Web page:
Hi. I’m Jeffrey Powers and I’m a Google+ addict.
I was in a hangout last night that was going pretty well. We were talking about developing in different program languages. But there was a point where I stopped talking and listened (I guess I was getting tired). After 20 minutes of listening, I knew that it was time to turn off from the computer altogether.
But I didn’t.
Instead, a new friend jumped on and I stayed another hour. When I finally did get off hangout, I got up and noticed that those pesky dishes didn’t get done. I remembered that I filled the sink with soap and water, then filled the pans to soak. I grabbed a quick snack and sat down, looking at my email. Since it was GMail, I noticed the alerts (someone either friended me or responded to posts). That is what sucked me in like a Black hole at a candy shop.
The dishes didn’t get done, and to top it off, I had a pile of shoes and socks sitting in the living room. In fact, the whole living room was a mess.
Indications of Google+ addiction:
- Regular chores don’t get done.
- You put off showering (especially if you are at home alone)
- Pileup of dishes and food wrappers around your desk.
- Mail still in box
- Jitters from too much coffee
- Show up late for work or other appointments.
- You get pissed off because you have to hit the “refresh” button (due to the stream freezing up) several times in a sitting.
- Missed phone calls. Lots of messages wondering where you are.
- You look up, daylight is breaking
Now I do have to admit, the last 48 hours was not great for me – I had a Kidney stone that was going through it’s final phases of exiting. Still, I relied on the comfort glow of Google+ and the passing quotes to keep me company. I relied on the fact that others also were staying home on a Friday night for one reason or another.
I started to get this overwhelming feeling; like this has happened before. It came clear last night when I started mentioning the following story. The epiphany hit me like a sledgehammer – I’m addicted.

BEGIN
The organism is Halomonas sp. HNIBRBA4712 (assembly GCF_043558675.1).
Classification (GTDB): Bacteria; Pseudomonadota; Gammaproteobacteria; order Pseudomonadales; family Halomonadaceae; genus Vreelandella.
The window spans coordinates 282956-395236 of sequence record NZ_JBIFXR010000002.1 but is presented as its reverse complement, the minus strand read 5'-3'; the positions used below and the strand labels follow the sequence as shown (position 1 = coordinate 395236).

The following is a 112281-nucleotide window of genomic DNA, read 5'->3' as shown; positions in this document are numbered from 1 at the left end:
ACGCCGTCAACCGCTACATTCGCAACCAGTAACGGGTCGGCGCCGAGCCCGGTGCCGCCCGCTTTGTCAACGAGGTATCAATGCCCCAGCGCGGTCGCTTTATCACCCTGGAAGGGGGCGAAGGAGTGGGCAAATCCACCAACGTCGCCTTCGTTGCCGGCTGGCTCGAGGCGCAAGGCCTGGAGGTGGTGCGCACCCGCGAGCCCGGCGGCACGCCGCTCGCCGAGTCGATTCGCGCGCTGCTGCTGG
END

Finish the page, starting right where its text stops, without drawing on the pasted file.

I remember back around 2000; people were getting on the internet at home for the first time. We had a series of mainframe programmers in a company I worked for. One in particular was having some difficulties, because he was coming in late and tired. After an intervention, we found out he just got his first PC with internet access and was playing some online game for hours.
That was the first time I heard the term “Internet addiction”. I personally realized at that point, I was addicted to the internet, but could control it better. Still, I do let this control my life (after all, it’s what I do for a living).
I was reminded of my other addictions to computers. Back in the 80’s, when we would get the newest issue of COMPUTE! magazine, I was up way past bedtime putting in the lines of code to play some crappy game that I discarded days later for the next project. I remember getting on a BBS for the first time. I also had a phone bill that showed my actions…
Of course, game systems were no different. In 1986, when I got an NES and Tetris – I don’t think I left my room for a week that summer. My only saving grace is that game systems are only addictive to me for short periods of time. After a couple months, the game system just sits on the shelf collecting dust.
The epiphany for me on gaming was when I went to visit a friend. He was playing some baseball game on the NES – except he wasn’t playing it. There was a feature that lets the computer play both sides. He was continually doing that to obtain the stats, which he wrote down in a book. He would literally come home from work and play this game until it was time to go to work again.
Now I am not to that point of my Google+ addiction. I do know my work is either not getting done, or is getting crammed into a smaller window of time. Especially when I get into a hangout. We all know there are lulls in a hangout where everyone is just reading their Google+ streams. Looking for that viral picture or post that we haven’t talked about yet.
So I am sitting writing this article, but I also checked Google+ 5-6 times during the article. One point I saw a friend come in on hangout. Yet, I am in a coffee shop and don’t have my headset, nor want to annoy the other customers.
Ways to curb your addiction
- Close the Google+ window.
- If you use GMail, turn off the notification window
- Set up a schedule – 30 minutes of work, 5 minutes of Google+ (you may need a timer program to remind you to stop)
- Stay off hangout for the day.
- Remember to also check your Facebook and Twitter.